A FEW DAYS before the end of 2020, progressives in Latin America got some of the only good news the year had to offer: after decades of feminist activism, the Argentinian Senate legalized abortion. In a region known for its conservative politics, it was a rare triumph.
Argentina is now part of a small group of countries in the region where abortion is legal nationwide. Meanwhile, in the US, the confirmation of Justice Amy Coney Barrett to the Supreme Court has widely been seen as a step toward the reversal of Roe v. Wade.
Continue reading “What Progressives Can Draw From Argentina’s Pro-Choice Victory”
When you think about political figures associated with Stanford, it’s easy to think of a few archetypes: mainstream Democrats like Senators Dianne Feinstein or Cory Booker, national security bureaucrats like Condoleezza Rice, or big political donors like Tom Steyer or Peter Thiel. It’s harder to think of radical, progressive politicians that have come out of Stanford.
Jackie Fielder could change that. The 25-year-old alum of the class of 2016 is a self-proclaimed democratic socialist, running for state senate in the 11th district against Scott Wiener, a long-entrenched figure in San Francisco city politics. Her campaign focuses on environmental and racial justice, economic inequality, and fighting the housing crisis and the forces that have abetted it. The Stanford Sphere talked with her about these campaign issues over the phone last week.
Continue reading ““The way that we push forward is by investing in organizing”: an interview with Jackie Fielder”
THE LUXURIOUS quinceañera after a field trip to the slums. The bus packed just with women—all domestic workers—heading back from the rich part of town. The school employees who called us children “doctors” out of deference. You didn’t have to be particularly disadvantaged to find social injustice in Brazil. It was everywhere.
My leftism was born out of moral indignation. It felt immoral that I could get a tech internship at age 16 and make more money than half the country. It felt immoral that I was guaranteed a spot in college, while many paulistanos didn’t even know that the University of São Paulo existed. At some point, I realized that Brazilian society demanded radical wealth redistribution. And so, I became a socialist.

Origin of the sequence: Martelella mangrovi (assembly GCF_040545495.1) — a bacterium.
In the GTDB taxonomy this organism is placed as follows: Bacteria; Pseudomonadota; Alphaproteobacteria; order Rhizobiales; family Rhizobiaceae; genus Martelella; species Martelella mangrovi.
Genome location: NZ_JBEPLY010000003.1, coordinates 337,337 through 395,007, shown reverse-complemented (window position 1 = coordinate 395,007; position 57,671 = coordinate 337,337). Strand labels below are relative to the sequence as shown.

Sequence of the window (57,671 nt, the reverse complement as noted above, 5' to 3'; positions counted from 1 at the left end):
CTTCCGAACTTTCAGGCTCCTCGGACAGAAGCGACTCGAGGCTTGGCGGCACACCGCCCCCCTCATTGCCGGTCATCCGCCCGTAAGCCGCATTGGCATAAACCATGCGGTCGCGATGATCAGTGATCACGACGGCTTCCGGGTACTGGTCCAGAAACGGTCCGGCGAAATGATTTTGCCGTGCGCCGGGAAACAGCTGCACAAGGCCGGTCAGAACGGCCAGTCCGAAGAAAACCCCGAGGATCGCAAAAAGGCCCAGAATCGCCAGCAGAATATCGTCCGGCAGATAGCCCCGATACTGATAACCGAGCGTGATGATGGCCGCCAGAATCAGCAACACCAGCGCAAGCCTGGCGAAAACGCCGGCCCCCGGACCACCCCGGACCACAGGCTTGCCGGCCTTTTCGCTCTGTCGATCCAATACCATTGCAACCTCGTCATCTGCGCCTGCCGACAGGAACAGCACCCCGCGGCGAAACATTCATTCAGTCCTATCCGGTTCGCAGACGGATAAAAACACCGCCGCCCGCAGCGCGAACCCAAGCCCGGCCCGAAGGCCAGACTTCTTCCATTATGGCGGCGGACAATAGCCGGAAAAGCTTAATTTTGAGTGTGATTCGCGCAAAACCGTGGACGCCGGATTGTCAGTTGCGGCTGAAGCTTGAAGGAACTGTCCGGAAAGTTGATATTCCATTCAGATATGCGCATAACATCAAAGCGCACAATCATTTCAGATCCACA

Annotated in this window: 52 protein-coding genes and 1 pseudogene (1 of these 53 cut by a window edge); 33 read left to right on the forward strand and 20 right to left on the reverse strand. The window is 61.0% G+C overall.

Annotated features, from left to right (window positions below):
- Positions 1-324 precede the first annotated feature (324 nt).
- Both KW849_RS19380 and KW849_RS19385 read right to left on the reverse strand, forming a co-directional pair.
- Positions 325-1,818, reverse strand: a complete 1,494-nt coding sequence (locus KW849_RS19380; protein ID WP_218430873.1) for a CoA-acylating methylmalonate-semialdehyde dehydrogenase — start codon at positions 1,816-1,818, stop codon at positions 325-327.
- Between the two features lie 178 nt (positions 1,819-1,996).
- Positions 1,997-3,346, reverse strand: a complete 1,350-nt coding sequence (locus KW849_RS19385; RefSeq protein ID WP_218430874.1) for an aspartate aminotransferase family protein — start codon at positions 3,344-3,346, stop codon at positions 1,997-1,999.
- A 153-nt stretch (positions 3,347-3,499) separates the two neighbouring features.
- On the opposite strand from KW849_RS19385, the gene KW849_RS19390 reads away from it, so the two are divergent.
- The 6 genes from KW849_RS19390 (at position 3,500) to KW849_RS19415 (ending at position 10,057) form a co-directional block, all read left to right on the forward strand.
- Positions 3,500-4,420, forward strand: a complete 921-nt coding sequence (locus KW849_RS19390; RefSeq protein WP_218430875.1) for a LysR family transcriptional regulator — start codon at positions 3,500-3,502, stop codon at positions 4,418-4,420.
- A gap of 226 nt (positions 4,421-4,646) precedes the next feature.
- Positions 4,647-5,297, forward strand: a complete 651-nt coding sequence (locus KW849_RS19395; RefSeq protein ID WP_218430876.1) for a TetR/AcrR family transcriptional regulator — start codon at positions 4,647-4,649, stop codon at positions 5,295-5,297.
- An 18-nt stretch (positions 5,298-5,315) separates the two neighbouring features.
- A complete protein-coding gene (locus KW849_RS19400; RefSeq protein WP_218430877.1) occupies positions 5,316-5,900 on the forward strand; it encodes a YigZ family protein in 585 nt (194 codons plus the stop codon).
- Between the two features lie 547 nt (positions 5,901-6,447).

Continue reading “Editor’s Opening Statement, Vol. 3”
THE STATE of religion in politics today is a disappointment to those who hear echoes of fire in the voices of the prophets. Historically, the Left has veered away from religion. Today, it has considered religion primarily through the challenge of defending marginalized groups. But it must move beyond that and recognize the transformative power of the religious imagination to inspire change. Only a pluralist project of prophetic vision can accomplish the task.
Continue reading “Voices of Thunder: Prophecy and the Left”
IN A WORLD in which fiscal policy becomes more complex with each passing administration, an alarmingly simple proposal like universal basic income brings all parties into a state of shock. At its core, UBI seeks to give citizens a periodic, no-strings-attached cash grant to do whatever they want. Whether you are rich or poor, from San Francisco or from Bakersfield, every so often you receive a check in the mail for a fixed amount directly from the government. You could spend it all in a one-night extravaganza or save it to buy the car you always wanted—you could even burn the money in a bonfire if you like (though I would not recommend doing so). The fundamental principle behind UBI is for citizens to choose what they want to do with their money, whatever that choice may be.
Continue reading “A Left Defense of Universal Basic Income”